A new study from Japan’s National Institute of Informatics (NII) says fingerprint recognition technology is so common place on smartphones, tablets and laptop computers that spooks and hackers want to get their paws on your pawprints.
Mobile devises with high-quality cameras and social media sites where photographs can be easily posted is raising the risk of personal information being leaked, reports said.
The NII researchers copied fingerprints based on photos taken by a digital camera three metres away from the subject.
NII researcher Isao Echizen told the Sankei Shimbun newspaper that just by making a peace sign in front of a camera, fingerprints can become widely available.
If you give someone else bunny ears, or even waive you could also have your fingerprint stolen.
“Fingerprint data can be recreated if fingerprints are in focus with strong lighting in a picture,” Echizen also told Yomiuri TV.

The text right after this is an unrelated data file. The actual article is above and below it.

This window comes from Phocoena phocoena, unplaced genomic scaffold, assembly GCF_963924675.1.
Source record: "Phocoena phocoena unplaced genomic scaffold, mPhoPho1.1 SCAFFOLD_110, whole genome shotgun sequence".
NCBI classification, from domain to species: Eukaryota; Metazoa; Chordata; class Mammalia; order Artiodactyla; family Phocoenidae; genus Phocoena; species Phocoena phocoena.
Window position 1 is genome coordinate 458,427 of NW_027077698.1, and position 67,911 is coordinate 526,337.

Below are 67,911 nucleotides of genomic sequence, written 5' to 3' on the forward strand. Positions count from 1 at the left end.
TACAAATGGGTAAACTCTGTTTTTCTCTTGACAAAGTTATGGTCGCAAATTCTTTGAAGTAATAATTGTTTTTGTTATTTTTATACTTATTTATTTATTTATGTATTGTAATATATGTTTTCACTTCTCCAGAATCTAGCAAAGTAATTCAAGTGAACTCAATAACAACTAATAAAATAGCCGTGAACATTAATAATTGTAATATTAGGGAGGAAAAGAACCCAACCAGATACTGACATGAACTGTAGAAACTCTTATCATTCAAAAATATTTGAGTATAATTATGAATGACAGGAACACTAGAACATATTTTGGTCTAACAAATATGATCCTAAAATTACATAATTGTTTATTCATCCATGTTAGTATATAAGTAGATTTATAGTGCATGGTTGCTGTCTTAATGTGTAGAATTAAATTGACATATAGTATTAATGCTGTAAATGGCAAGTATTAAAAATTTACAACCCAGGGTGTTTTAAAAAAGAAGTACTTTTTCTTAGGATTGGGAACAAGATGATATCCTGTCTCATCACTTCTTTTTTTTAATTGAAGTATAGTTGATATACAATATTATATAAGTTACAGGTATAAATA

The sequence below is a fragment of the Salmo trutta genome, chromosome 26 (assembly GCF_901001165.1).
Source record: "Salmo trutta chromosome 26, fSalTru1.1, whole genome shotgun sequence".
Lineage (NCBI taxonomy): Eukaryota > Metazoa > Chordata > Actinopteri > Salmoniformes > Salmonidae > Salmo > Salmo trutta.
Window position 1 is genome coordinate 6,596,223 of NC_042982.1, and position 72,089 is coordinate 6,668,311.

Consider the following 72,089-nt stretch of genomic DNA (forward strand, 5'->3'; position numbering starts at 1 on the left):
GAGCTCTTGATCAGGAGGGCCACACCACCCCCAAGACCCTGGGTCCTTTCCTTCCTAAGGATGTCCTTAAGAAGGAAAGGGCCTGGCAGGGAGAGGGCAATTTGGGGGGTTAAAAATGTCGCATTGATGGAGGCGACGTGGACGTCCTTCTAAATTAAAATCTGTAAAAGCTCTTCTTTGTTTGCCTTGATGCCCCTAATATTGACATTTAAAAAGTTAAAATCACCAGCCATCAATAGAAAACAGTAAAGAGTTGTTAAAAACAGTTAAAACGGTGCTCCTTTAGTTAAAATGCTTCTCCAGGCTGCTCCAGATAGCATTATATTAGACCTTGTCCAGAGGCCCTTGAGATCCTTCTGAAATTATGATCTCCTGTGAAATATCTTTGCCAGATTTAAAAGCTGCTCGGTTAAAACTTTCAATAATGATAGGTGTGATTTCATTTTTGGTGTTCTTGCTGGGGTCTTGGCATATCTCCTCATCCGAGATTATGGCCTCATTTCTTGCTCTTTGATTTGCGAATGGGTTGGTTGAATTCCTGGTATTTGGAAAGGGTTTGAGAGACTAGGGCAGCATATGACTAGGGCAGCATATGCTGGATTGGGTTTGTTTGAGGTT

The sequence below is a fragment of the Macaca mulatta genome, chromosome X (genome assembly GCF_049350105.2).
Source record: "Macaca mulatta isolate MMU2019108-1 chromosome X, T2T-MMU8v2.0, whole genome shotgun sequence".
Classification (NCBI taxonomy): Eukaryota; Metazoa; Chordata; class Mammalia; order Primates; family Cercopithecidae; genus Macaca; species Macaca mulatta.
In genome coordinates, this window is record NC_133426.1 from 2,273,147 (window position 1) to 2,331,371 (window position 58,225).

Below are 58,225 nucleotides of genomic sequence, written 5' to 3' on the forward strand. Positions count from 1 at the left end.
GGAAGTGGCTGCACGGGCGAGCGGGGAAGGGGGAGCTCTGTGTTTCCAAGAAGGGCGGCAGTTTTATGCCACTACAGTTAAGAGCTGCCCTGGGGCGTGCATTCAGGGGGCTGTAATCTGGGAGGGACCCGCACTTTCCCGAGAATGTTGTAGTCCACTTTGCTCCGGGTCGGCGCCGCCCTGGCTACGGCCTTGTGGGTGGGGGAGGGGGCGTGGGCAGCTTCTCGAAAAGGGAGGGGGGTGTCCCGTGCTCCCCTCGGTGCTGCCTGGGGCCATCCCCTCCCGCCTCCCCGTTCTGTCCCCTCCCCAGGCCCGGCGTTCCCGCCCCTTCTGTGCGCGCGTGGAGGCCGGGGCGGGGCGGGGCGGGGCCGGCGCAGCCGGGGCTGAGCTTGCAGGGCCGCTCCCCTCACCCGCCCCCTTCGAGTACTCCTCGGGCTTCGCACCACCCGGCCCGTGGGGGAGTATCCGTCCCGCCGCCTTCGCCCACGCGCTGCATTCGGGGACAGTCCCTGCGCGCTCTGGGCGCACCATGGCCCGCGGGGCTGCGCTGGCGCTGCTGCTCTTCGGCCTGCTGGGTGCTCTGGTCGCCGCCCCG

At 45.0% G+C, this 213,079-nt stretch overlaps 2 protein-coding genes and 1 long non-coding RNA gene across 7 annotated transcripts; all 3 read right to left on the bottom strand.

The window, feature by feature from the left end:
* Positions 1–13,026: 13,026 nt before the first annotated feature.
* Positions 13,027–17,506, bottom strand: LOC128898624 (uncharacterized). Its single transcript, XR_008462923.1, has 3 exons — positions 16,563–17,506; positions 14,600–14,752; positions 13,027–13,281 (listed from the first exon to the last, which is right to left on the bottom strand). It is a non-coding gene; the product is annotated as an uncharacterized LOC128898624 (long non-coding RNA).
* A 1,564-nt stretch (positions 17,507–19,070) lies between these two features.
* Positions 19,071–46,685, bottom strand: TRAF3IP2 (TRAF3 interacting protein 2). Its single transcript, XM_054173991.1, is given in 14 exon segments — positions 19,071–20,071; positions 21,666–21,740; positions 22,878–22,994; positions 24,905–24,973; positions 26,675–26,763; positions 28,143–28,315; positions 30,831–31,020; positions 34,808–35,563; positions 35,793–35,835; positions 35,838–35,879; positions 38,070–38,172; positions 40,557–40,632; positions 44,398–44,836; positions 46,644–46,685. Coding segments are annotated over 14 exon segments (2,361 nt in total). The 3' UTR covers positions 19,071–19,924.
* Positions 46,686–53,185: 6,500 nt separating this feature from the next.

He added that advanced technology was not necessary and anyone could easily copy fingerprints.
NII has developed a transparent film containing titanium oxide that can be attached to fingers to hide their prints. The film prevents identity theft but does not interfere with fingerprints being effective in identity verification.
It just means that whenever you think you are going to be photographed you put on the film. Of course, a spook with a cool long lens can probably snap you when you least expect it when your hands are naked, but we suspect that will be the least of the technology’s problems.